While effective committees, frameworks and processes were seen as useful to marshall efforts, it was also seen as important to plug into the less formal ecosystem of people with knowledge, enthusiasm and energy; to disperse leadership and encourage local projects. Some advocated the Task and Finish group, project-based approach as being more agile and facilitating swifter progress than formal committees. One interviewee from a large, highly internationalised institution said that they planned to move away from ‘target markets’ and associated country / regional groups and towards a focus on specific initiatives and opportunities.
It was suggested that the introspection and fire-fighting forced on us by the pandemic means that many leaders are eager to think more broadly and longer-term. This may help institutions to move away from silo-based strategies and towards cross-cutting ones based on mutual reinforcement.
Many UK international offices have changed over the years from being a standalone, comprehensive function to one where international activities are more distributed and the international office itself perhaps embedded within a larger directorate.
We have also seen the advent of more in-country offices / regional hubs, taking on a large proportion of the travel that used to fall to UK-based International Officers. On top of that, the pandemic-induced shift to digital marketing and recruitment has left many staff with very different-looking jobs. Additional factors such as the need to reduce travel-related carbon emissions and a desire to move away from the colonialist model of operating (where UK-based staff fly in and out of a country, directing operations from ‘UK headquarters’) will likely reinforce some of these changes and lead to a further rebalancing of resource between UK-based and in-country staff.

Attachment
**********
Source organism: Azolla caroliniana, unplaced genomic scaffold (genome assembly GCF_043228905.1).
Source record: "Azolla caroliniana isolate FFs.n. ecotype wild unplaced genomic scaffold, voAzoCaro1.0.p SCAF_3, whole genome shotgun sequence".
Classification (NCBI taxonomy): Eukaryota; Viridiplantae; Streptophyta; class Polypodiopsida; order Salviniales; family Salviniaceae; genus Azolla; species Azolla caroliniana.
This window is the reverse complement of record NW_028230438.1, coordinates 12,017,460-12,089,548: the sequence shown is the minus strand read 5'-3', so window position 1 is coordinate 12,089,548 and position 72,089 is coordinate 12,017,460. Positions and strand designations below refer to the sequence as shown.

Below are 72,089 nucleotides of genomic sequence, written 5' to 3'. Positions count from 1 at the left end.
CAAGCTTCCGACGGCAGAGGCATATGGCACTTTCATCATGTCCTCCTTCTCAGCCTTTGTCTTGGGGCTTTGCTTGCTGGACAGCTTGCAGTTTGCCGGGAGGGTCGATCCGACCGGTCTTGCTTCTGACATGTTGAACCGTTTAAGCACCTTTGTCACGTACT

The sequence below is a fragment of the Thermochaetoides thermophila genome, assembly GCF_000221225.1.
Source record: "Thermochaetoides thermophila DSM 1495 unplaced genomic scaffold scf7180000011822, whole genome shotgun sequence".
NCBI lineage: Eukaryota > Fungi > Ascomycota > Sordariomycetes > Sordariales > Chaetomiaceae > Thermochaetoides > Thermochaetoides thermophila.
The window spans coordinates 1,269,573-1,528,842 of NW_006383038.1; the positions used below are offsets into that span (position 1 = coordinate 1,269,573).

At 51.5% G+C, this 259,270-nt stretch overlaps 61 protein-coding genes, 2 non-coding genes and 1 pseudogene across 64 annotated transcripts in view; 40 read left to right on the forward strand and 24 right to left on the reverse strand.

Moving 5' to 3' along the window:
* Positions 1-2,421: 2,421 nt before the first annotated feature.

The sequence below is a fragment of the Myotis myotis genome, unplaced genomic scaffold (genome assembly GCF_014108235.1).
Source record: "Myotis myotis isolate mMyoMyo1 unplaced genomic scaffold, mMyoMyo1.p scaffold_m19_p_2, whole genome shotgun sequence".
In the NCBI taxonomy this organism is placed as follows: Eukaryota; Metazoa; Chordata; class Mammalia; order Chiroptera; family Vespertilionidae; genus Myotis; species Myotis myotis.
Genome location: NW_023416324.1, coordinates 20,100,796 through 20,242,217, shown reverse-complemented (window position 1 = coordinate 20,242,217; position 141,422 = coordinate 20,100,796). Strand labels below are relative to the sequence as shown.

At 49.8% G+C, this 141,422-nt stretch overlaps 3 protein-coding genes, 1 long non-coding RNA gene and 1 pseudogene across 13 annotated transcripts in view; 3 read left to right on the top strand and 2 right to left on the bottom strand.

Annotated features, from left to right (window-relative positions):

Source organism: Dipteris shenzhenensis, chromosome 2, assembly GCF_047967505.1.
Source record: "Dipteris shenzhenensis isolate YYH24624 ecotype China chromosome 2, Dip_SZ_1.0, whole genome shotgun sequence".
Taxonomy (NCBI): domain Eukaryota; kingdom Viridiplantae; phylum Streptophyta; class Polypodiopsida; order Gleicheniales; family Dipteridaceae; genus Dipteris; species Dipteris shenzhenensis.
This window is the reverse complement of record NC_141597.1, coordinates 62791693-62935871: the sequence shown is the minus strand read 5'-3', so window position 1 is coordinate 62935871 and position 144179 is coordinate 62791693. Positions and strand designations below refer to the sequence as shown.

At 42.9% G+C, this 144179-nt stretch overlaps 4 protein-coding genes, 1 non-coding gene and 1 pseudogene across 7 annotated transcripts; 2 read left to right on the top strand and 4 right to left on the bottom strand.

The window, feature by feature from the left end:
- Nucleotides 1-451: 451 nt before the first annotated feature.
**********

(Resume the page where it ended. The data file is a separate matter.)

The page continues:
Less long-haul travel for UK-based international office staff may leave more capacity for working with internal colleagues right across the institution to support initiatives that help to embed global engagement.
A further theme that emerged from the interviews was the need to ‘walk the talk’, to ensure that the laudable words in strategy documents are followed through by active changes in behaviour.
One example is proactively addressing the climate emergency through policies and practice relating to staff and student travel. Some UK universities are starting to announce their intention to minimise staff international travel. Covid-19 has demonstrated that remote conferences can be effective and more inclusive. The same goes for international student recruitment. There are opportunities to do more agent training and prospective student interviews online, and to make the move to paperless marketing. Higher-impact changes can doubtless be achieved if international office and sustainability professionals work hand-in-hand.
Another example relates to diversification of the international student body – both to reduce overreliance on a single country and to enhance the student experience. This is an explicit aim in some global engagement strategies, but concrete supporting actions are less visible. One interviewee suggested that universities might ‘put their money where their mouth is’ and allocate a share of the income from international student fees to targeted scholarships. The same person noted that ‘if diversification really is important, scholarships are such a crucial tool. It reinforces the EDI agenda and goals of widening understanding and making a safer world. It is about recognising the wider inequalities in the world and addressing these. It is not wholly altruistic: it would drive more students to the UK in the long run’.
Universities currently reviewing their strategies should ask themselves searching questions such as:
The full Global Strategies report can be downloaded from Global Strategies Report – April 2021.
That page also includes download buttons for the Executive Summary and for an Overview of key questions for HEIs to ask, as leaders develop, review and consult on strategy.